Nov 05, 2018

First Case of Soybean Rust reported in Commercial Fields in Brazil

Author: Michael Cordonnier/Soybean & Corn Advisor, Inc.

Agronomist in Brazil reported the first confirmed case of soybean rust in a commercial soybean field last week in the municipality of Cafelandia, which is located in western Parana. The agronomists for the Copacol cooperative indicated that this is about 15 days early for the first case to be reported.

Soybean rust is showing up early this year because the soybeans in western Parana were planted early. Approximately 50% of the soybean planted in the region went in the ground about 15 days earlier than normal. Historically, soybean planting in western Parana starts toward the end of September, but this year the planting started immediately after the end of the soybean free period on September 10th.

The weather this year has also been conducive for the early spread of rust spores that have "over wintered" in volunteer soybeans in the region. All volunteer soybeans are supposed to be eliminated during the soybean-free period, but it is virtually impossible to eliminate all the live soybean plants. Therefore, there is always a limited source of rust spores originating from these volunteer soybean plants found along the edges of the field, along roadways, and around storage and transportation facilities.

The recent wet weather has also left the leaves receptive to rust invasion and the daytime temperatures have been in the range of 20 to 25°C (68 to 77°F), which is ideal for spore dispersion.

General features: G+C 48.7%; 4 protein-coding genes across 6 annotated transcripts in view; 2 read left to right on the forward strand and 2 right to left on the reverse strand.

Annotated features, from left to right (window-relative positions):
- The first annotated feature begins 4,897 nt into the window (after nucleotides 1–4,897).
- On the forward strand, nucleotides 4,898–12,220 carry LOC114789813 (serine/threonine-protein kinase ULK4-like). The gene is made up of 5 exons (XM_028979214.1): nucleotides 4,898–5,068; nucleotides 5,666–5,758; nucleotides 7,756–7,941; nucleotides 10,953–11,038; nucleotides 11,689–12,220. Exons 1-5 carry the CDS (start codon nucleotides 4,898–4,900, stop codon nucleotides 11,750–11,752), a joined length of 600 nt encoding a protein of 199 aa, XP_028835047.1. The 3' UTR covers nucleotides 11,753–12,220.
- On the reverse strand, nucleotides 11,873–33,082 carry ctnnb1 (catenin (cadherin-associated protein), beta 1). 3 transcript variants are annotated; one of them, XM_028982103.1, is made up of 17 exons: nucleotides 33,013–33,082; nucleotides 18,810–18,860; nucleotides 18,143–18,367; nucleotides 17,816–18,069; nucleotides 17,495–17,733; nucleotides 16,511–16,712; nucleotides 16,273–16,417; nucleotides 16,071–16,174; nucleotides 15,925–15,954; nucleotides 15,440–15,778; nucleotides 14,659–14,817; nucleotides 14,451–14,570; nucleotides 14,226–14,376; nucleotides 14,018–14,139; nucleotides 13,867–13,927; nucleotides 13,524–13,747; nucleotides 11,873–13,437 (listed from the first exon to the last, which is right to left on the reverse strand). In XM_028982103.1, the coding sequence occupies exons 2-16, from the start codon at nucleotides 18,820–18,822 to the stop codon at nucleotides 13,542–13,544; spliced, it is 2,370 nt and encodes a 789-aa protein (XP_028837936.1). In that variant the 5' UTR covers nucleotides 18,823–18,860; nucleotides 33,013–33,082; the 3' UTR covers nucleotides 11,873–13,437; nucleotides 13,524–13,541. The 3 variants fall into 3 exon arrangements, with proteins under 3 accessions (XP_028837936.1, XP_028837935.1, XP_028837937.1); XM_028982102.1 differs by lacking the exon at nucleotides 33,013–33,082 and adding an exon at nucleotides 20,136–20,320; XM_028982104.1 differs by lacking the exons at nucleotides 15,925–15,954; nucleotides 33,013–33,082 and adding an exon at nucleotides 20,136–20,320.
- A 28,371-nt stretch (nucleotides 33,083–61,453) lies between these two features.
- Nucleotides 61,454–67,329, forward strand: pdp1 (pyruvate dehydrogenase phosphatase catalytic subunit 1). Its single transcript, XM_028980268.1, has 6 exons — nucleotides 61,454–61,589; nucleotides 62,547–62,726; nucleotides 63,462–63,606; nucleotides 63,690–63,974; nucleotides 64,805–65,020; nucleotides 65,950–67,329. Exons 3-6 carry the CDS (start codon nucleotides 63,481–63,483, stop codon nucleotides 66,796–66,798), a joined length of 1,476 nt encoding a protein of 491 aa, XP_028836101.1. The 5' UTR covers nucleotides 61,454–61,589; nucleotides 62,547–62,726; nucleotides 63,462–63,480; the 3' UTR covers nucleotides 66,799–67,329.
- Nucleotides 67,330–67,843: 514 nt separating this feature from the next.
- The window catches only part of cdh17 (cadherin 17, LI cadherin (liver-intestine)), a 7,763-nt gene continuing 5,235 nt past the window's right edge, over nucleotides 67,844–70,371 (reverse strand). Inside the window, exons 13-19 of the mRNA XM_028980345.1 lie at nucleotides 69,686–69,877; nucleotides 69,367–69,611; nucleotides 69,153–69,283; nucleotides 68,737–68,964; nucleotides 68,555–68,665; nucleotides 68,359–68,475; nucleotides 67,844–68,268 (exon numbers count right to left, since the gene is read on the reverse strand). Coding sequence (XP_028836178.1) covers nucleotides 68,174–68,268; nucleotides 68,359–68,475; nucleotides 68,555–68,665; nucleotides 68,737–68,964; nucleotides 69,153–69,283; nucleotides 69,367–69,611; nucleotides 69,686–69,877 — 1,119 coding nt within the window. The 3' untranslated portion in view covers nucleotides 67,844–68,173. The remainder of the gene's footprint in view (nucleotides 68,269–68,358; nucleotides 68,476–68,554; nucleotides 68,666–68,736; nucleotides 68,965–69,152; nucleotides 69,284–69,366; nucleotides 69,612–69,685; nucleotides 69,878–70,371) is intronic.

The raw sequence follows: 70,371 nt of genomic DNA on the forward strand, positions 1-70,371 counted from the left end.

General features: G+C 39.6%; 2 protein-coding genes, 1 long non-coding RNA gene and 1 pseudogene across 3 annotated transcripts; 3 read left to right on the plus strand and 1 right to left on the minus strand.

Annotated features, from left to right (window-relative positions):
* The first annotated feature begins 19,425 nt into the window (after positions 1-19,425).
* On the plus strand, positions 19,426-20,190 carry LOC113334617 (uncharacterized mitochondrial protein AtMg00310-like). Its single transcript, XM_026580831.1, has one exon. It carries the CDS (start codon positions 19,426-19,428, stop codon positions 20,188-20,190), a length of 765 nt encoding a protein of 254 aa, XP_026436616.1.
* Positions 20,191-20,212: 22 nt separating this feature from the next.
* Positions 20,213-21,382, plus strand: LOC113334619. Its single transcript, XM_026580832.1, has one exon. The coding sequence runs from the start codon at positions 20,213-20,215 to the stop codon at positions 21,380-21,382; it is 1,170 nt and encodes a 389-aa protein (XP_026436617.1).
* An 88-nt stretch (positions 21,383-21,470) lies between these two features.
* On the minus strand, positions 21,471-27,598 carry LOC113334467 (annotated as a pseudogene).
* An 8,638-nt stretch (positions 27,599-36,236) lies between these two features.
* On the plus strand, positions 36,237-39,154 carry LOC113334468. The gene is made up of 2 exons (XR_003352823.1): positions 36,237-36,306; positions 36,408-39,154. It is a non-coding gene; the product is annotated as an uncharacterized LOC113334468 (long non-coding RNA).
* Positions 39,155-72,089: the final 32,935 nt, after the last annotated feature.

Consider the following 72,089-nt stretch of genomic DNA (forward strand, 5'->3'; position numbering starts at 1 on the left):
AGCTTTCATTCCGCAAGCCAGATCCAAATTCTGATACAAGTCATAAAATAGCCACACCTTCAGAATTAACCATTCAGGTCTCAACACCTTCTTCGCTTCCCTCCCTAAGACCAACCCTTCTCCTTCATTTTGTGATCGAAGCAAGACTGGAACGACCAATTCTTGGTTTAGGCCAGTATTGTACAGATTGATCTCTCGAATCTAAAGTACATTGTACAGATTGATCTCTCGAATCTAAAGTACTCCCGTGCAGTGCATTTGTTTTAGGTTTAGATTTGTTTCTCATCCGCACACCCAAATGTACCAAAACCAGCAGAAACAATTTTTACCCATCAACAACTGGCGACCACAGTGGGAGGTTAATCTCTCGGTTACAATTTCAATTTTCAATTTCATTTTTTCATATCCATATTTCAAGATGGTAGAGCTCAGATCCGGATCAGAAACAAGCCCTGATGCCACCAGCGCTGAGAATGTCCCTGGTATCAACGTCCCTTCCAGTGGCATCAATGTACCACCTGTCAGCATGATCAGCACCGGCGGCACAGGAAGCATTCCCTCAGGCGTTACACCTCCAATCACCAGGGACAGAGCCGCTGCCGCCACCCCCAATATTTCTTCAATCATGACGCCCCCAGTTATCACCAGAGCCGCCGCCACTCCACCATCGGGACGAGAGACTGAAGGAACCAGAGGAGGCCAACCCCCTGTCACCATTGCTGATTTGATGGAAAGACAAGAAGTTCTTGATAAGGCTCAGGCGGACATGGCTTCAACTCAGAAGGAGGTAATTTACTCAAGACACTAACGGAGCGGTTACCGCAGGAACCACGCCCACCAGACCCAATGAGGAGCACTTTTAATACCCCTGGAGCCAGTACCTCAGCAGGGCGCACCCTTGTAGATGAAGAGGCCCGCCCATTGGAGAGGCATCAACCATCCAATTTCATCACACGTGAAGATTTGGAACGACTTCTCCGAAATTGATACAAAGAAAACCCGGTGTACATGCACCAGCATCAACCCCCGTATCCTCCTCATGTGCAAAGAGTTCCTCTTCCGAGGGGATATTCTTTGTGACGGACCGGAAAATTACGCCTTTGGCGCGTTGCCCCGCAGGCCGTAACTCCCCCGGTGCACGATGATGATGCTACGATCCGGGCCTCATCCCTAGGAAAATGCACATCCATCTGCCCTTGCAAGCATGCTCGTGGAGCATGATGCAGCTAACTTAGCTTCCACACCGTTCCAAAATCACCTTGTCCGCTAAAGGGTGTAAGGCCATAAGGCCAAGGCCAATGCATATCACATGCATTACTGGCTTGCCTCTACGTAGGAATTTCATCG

Emater-PR, which is the state's extension service, has collaborated with 113 farmers in Parana to set up a system to detect when live soybean rust spores appear on their farm. As of last Friday, the system had detected spores on five different farms in western Parana. The goal of this detection system is to alert farmers when rust spores are in their area and the intensity of the outbreak. The system is used to orientate farmers as to when they should be applying fungicides in order to control the disease.

During the 2016/17 growing season, the average in Parana was 2.4 applications of fungicides to control soybean rust. On farms with the monitoring system, the average was 1.5 applications of fungicides and these farms did not suffer any loss of productivity due to rust even though they applied less fungicides. The key is knowing the optimum timing of fungicide applications based on the severity of the disease. Without an accurate assessment of the severity of the disease, farmers are just blindly applying fungicides without regard if it is needed or not.